Meanwhile, the Council has a heavy caseload of countries already affected by conflict, or tentatively emerging from it.  The most frustrating cases are countries which relapse into conflict only a few years after the international community has helped them emerge from it.  We have learnt from bitter experience that peacebuilding, in order to be successful, needs to be sustained over a period of years, and to include a broad range of tasks. These include reintegrating and rehabilitating demobilized combatants; helping societies and markets to recover their vitality; and -- most crucially of all -- strengthening the capacity of State and social institutions to provide security and justice, based on the rule of law.

In a moment, the Under-Secretary-General for Peacekeeping Operations will speak in more detail about the problems of providing genuine security in a post-conflict situation.

For my part, I wish briefly to stress the importance of the rule of law. This is something that cannot be imposed from outside.  Local actors must genuinely understand that only confidence in the rule of law will ensure lasting security, by enabling people of different factions or communities to rely on the forces of the State, rather than factional militias, for protection.  And for this to happen, courts and other institutions must be based not on an imported model, but on the culture and traditions of the local society.

The role of the international community is to galvanize and provide technical assistance to this process, while making sure that all national actors are included in it.  And it must do so in a coordinated fashion.  Different parts of the United Nations system, including the international financial institutions, need to cooperate closely both with each other and with bilateral donors and troop contributors.  Ensuring this coordination is one of the roles I hope to see filled by the new Peacebuilding Commission, which I hope Member States will agree to create at the World Summit in September.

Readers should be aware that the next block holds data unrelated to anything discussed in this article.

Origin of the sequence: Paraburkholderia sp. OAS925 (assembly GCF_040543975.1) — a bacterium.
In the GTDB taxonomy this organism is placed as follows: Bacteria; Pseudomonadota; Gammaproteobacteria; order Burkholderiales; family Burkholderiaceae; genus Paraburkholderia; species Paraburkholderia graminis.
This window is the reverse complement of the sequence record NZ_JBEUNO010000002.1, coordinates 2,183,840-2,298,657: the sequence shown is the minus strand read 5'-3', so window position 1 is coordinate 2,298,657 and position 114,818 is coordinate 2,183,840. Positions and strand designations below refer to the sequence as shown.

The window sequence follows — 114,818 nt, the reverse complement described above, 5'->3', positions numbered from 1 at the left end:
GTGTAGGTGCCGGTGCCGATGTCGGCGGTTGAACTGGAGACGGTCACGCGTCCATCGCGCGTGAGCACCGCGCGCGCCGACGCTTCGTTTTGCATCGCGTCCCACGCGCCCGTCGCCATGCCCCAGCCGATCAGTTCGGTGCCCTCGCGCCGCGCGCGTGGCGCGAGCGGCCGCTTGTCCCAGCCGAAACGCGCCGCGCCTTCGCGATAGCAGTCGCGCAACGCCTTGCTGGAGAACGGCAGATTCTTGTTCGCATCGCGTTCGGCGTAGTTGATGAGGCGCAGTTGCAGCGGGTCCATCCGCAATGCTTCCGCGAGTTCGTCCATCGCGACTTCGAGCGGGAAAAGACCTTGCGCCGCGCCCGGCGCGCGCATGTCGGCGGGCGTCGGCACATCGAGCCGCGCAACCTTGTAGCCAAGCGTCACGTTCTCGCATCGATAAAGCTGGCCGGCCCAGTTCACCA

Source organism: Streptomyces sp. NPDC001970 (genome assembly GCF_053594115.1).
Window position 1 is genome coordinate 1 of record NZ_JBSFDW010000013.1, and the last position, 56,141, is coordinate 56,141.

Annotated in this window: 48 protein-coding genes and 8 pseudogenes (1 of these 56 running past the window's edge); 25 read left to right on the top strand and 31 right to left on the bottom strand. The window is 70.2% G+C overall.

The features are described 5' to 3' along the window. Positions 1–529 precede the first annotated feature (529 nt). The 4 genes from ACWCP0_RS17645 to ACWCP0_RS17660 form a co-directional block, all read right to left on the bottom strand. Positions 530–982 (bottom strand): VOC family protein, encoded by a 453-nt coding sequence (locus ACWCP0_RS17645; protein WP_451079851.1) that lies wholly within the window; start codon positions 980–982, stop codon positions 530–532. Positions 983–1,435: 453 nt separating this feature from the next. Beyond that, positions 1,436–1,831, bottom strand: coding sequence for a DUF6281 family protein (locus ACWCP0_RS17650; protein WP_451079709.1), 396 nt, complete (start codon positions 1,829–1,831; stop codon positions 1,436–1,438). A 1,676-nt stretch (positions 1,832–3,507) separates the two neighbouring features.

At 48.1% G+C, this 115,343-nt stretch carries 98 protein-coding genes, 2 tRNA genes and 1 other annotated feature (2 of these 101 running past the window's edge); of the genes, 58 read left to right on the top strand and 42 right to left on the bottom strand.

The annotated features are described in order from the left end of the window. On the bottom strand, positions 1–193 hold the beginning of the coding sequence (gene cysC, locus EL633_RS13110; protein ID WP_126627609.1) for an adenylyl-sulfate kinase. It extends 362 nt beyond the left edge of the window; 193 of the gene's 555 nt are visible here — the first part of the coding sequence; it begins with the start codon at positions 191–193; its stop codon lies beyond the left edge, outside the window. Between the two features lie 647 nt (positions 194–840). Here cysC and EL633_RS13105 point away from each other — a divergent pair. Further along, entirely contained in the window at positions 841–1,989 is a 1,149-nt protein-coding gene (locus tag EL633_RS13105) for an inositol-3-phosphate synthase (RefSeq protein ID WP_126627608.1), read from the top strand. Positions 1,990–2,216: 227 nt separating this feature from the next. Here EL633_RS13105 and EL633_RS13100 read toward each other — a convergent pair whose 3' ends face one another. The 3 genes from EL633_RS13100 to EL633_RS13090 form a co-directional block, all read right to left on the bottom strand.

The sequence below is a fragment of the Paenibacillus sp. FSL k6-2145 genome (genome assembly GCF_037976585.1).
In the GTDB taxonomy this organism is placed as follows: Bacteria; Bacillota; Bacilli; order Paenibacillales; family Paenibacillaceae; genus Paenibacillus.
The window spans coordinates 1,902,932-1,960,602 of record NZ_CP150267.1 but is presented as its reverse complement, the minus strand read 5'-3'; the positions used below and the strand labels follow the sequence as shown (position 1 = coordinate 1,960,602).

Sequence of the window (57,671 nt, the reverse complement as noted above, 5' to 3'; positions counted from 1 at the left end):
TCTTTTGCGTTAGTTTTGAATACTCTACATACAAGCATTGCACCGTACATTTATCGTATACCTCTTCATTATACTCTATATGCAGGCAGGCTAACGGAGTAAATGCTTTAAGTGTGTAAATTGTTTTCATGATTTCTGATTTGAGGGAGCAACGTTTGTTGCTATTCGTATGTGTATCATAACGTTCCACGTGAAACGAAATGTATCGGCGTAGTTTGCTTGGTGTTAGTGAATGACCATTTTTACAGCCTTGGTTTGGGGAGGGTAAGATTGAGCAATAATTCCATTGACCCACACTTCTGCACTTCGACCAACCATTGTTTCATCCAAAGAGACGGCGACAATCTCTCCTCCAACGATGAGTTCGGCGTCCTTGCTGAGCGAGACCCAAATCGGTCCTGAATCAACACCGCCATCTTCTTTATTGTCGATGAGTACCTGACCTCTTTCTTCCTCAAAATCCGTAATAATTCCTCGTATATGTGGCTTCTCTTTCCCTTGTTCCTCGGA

That Commission should help to sustain the international focus on peacebuilding tasks in countries which, thanks to the cessation of active hostilities, are no longer intensively covered in the news media.  And, by bringing together the different international and regional actors involved in such countries, it should harmonize peacebuilding activity across the multilateral system. 

As an advisory body, the Commission would neither encroach on the authority, nor dilute the responsibility, of this Council.  No matter how effective the Commission may be, you in this Council will continue to bear the responsibility of devising and adopting the mandates under which the United Nations operates in war-torn countries.  And therefore you will still have the responsibility of ensuring that those mandates are both broad and long enough to give the affected countries a real chance of developing the institutions and attitudes needed to sustain the rule of law.  Only when that is achieved can a country hope to break decisively with the cycle of violence.